About the time I made it to the middle of the book though things started to get a bit choppy with the story. Not with the storyline itself but with how it was written. It also started to feel a bit rushed. One moment you’re getting to know the town as well as Mel and Jack becoming closer, and the next thing you know weeks have passed by from one incident to another. I know that a book can get boring quite quickly if it constantly goes one day at a time till the end, there has to be some sort of time frame that goes by to make the story flow better, but I think it could have been done in a much better manner than how it was written. I think it needed a bit more action to it as well. I did end up getting a bit bored with it as even though there were a few crazy situations here and there. There was Mel going off with a complete stranger in the middle of the night who was also a drug dealer and then Colleen having heart problems which resulted in Mel having to ride in the back of Doc’s truck for an hour with Colleen to make it to the hospital, oh, and the issue with Clinton, there really wasn’t much action otherwise. And with those parts of action, they didn’t last very long and lacked in development a bit. I suppose I favor romantic suspense a bit and Virgin River turned out to be your plain romance book.

Will I read the rest of the series? Of course I will as it was a good story and I want to know what happens with the others that are in the town of Virgin River. I won’t feel fully satisfied with the storyline until I read the series to the end. I’m also happy that they are making a Netflix series out of the books. There is always a great amount of detail that is left out between the book and movie/television show, but I’ve always been one who likes to have a book come to life on the screen as well as in my head.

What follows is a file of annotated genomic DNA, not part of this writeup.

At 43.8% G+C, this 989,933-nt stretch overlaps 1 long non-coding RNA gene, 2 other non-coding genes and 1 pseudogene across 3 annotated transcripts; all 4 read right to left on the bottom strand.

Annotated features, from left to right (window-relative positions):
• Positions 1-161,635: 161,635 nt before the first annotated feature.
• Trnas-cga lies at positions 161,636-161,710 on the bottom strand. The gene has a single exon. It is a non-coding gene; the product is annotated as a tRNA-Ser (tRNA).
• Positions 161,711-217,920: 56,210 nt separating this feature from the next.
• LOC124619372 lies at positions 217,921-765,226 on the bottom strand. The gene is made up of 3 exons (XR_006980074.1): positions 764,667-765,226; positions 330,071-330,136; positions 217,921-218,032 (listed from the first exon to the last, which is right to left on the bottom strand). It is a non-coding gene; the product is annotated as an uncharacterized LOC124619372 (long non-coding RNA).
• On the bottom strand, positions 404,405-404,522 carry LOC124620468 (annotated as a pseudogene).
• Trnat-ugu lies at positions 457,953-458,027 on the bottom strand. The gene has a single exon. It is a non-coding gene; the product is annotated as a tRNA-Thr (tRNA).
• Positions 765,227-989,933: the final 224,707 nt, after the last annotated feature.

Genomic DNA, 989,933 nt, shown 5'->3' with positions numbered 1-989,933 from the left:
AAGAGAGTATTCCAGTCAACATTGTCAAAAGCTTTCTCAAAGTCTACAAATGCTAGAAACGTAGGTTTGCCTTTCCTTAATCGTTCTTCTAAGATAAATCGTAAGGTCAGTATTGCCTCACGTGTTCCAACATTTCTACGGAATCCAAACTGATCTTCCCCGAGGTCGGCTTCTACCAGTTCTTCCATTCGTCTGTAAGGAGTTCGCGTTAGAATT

If you enjoy cozy romance stories I recommend giving this book a try.

About Virgin River

WANTED: Midwife/nurse practitioner in Virgin River, population six hundred. Make a difference against a backdrop of towering California redwoods and crystal clear rivers. Rent-free cabin included.

When the recently widowed Melinda Monroe sees this ad, she quickly decides that the remote mountain town of Virgin River might be the perfect place to escape her heartache and to reenergize the nursing career she loves. But her high hopes are dashed within an hour of arriving as the cabin is a complete dump, the roads are treacherous, and the local doctor wants nothing to do with her. Realizing she’s made a huge mistake, Mel decides to leave town the following morning. But when a newborn baby is abandoned on the front porch of the doc’s house it changes her plans of leaving Virgin River in her rearview mirror…and former marine Jack Sheridan who owns the bar across the street.


A list of Robyn Carr’s books can be found on her site here – Book List


Have you read this book? If so, what did you think of it?

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Vendetta in Death (In Death, Book 49) by J. D. Robb

Wed Sep 25 , 2019
She calls herself Lady Justice and once she has chosen a man as her target, she turns herself into a tall blonde or a curvaceous redhead, makes herself as alluring and seductive as possible to them. Once they are in her grasp, they are powerless. The first victim is wealthy businessman Nigel McEnroy. His company’s human resources department has already paid out settlements to a couple of his young victims—but they don’t know that his crimes go far beyond workplace harassment. Lady Justice knows. And in one shocking night of brutality, she makes him pay a much steeper price.